How I got here: A career as a game designer led Karen Chang to medical training, Mister Mart
Karen chang found the game design at Maryland Institute College of Art (MICA). She started out as a child of fine art, making drawings of still life and art. But her love for video games led her to switch courses and join the interactive art department at Baltimore College of the Arts in her senior year.
“At that time, for my thesis, I joined forces with my classmate Cole pritchardChang said. Together they founded Studio217, an independent game studio.
“Our thesis was in fact Mr. Mart, our flagship game, ”she said, referring to the virtual reality game the studio has showcased at events such as GameScape and Baltimore Innovation Week. “We made a prototype for this game in 2015 with the Oculus DK1, which is one of the first VR headsets.
Get into this Mister Mart groove !!#PAX is pic.twitter.com/cTGoPOV8h0
– Studio217Games (@ Studio_217) February 29, 2020
In 2018, the game was released commercially on the Steam store. It’s the dream job – the entrepreneurial business that fills Chang’s creative side. Chang also has a day job applying game design in the medical field, working as an XR generalist with Medstar Health.
At MedStar, Chang creates virtual reality training simulations of medical scenarios that healthcare providers can use to strengthen their knowledge for recertification. At Studio 217, the goal is as simple as making people laugh.
Whether it’s designing games for education or purely for entertainment, discovering what’s intuitive and enjoyable is always the name of the game.
“I’m like a jack of all trades but I don’t have a handle on any of it, but I want to make sure the product is finished,” Chang said of his work at MedStar.
For MedStar projects, she writes game design documents, game tests, and creates art. For his own studio, double all these responsibilities and reduce a team of five to a team of two. Then add the responsibilities of owning a business.
“It’s just the two of us,” Chang said of herself and Pritchard at Studio 217. “We don’t even have a CPA or a lawyer or anything like that. It’s just a move really. fundamental on our part.
This has meant more than three years of breaking in: working on the game, doing demonstrations at shows like MAGFest and PAX East, and networking with local organizations like the Baltimore Chapter of the International Association of Game Developers.
She has been with MedStar for five years and has run her own independent studio for just as long.
Chang had no idea that game design could be applied in the medical field until her senior year at MICA, when she found a Facebook post from a game design group looking for an artist to l comfortable learning medical information. She got the job at MedStar Health using her artistic skills and passion for game design. Once she got the job, she learned from her peers and grew in her position, learning the ins and outs of educational game design.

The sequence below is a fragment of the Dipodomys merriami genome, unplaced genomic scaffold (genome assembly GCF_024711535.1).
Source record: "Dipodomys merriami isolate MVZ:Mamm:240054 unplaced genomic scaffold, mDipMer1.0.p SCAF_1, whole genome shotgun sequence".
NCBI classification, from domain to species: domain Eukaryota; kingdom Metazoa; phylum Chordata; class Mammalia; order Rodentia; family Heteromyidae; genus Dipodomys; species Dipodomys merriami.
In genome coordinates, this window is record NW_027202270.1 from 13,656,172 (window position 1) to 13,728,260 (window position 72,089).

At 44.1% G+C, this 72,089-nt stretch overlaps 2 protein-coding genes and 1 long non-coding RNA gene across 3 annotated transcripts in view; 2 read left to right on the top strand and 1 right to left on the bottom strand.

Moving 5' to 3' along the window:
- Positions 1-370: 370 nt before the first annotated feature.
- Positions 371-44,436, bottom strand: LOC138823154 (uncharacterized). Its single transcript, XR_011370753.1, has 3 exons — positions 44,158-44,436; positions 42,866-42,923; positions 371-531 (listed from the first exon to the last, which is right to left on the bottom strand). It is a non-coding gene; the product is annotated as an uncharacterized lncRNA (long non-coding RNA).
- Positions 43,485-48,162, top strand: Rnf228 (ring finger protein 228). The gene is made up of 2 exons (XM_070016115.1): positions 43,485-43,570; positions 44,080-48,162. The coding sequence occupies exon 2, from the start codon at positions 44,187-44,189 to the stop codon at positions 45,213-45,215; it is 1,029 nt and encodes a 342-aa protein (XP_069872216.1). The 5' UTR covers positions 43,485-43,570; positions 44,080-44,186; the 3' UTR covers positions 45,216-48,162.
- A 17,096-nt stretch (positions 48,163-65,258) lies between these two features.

It meant designing for an audience that might not be as familiar with games and virtual reality.
“When you give [medical professionals] a VR headset, ”she said, the question is,“ How do we make this the most intuitive, clearest, and easiest type of controls you can access? she said.
For Chang, the lessons of game development are universal, whether it’s making games for educational purposes or entertainment.
“Developing a game is not easy,” Chang said. “It’s a lot of iterations, and it can be overwhelming if you get negative feedback and it’s not what you expected. It’s the determination there, where you say to yourself, “Let me improve this product, show it to these people again and see what they say. “
For Mister Mart, Chang and Pritchard discovered that people like chaotic movements in virtual reality, and they were inspired by that. It turns out that hitting cartoon characters is cathartic and enjoyable for gamers. From there it was the determination and the sweat to get the brainchild in his head to a controller in someone’s hand. For those who want to do the same, all you need is the daring to get started.
“Just test that interaction and the mechanics you want,” Chang told new game designers they are looking to create in board games, live role-playing games, or an app. “See if it’s fun and enjoyable, and work from there. “
Donte Kirby is a 2020-2022 corps member of Report for America, an initiative of the Groundtruth Project that pairs young journalists with local newsrooms. This position is supported by the Robert W. Deutsch Foundation. -30-
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